The MLC then forwards information about theses Releases and mandated uses to a second MLC in each mandated territory (however, this message can also be sent proactively, i.e. not in response to a RequestSoundRecordingInformationMessage).
Update with the intention that the receiving MLC deletes – or marks inactive – the listed SoundRecordingRightsClaims.
After sales of sound carriers or Releases for the mandated territories have been received and processed by a MLC, some sales information needs to be shared with sister MLCs in the mandated territories, for those MLCs that allocate revenues on the basis of unit sales
After invoicing the user, payment by the user to the MLC, and the allocation by MLC of the related revenues to SoundRecordings, the MLC declares to another MLC its share in the revenues
Table 1 — Messages in the Main Profile of the Music Licensing Company Message Suite
Figures 3 and 4 below shows the choreography of processes that the Main Profile of the MLC Message Suite enables. Note the figure does not show the use of manifests or acknowledgements.
Figure 3 — Choreography of the Main Profile of the Music Licensing Company Message Suite (Declaration of Sound Recordings)
Figure 4 — Choreography of the Main Profile of the Music Licensing Company Message Suite (Declaration of Revenues and Sales)
7 Message Content Overview (informative)
Each of the messages defined in this Standard conveys a set of data elements from sender to recipient. The following diagrams show these information elements for the various messages. They allow a rapid overview of the different messages for technicians as well as for business process experts of organisations that are to implement the Standard defined herein. The data element names shown in the diagrams below are not the formal names used in the messages as thediagram is intended to provide a quick overview of the data to be provided within the messages. The diagrams are not normative.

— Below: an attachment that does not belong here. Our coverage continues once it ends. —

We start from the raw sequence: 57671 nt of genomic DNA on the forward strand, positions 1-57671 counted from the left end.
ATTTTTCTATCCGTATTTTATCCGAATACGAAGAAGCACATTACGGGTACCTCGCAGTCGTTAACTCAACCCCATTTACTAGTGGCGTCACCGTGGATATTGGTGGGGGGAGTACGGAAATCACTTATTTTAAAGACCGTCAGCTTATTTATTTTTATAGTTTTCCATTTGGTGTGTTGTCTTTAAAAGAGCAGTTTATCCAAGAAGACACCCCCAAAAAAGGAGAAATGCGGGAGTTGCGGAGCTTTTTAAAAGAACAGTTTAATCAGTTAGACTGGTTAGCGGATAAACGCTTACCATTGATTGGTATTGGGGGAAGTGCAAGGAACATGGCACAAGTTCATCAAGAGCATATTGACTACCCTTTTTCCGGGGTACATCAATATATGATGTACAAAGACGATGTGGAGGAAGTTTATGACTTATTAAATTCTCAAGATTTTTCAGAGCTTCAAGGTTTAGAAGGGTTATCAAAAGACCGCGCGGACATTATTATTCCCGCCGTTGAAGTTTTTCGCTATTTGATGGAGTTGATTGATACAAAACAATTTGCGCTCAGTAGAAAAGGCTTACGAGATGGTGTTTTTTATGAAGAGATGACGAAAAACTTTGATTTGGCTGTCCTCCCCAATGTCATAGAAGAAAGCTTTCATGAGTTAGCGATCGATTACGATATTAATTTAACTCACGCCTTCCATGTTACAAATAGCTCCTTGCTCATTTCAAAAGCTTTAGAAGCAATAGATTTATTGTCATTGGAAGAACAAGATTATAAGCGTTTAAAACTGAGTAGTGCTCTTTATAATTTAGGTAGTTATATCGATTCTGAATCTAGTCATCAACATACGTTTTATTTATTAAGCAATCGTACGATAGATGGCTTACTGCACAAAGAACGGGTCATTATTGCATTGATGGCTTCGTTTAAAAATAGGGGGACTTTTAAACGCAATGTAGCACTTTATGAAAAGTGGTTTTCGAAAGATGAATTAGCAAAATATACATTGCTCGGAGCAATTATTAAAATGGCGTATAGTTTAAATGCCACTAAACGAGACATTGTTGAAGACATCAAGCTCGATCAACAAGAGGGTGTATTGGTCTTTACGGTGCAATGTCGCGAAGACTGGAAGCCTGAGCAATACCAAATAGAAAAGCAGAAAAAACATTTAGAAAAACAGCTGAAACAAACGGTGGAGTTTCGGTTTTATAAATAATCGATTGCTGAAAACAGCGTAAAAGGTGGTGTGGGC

Note that one XML Attribute, LanguageAndScriptCode, is only shown on the top-level (message) composites. This attribute is, in fact, present on all composites or elements that might benefit from being coded in different languages and/0r scripts. If placed on a composite, its value applies to all sub-elements (and, potentially, overrides a different LanguageAndScriptCode “further up”. If placed on an element its value applies only to that element. The LanguageAndScriptCode is provided in accordance with IETF RfC 4646.
Also note that dashed lines represent logical relationships between entities. These relationships are represented not but one entity’s metadata physically including the other entity’s metadata but by referencing — using XML Schema’s xs:ID/xs:IDREF mechanism — the linked entity. The “anchors” for these references are not listed in the diagrams below.
Information content in the RequestSoundRecordingInformationMessage
Information content in the DeclarationOfSoundRecordingRightsClaimMessage
Information content in the RevokeSoundRecordingRightsClaimMessage
Information content in the SalesReportMessage
Information content in the DeclarationOfRevenueMessage
Information content in the RightsClaimStatusUpdateMessage
8 Message Definition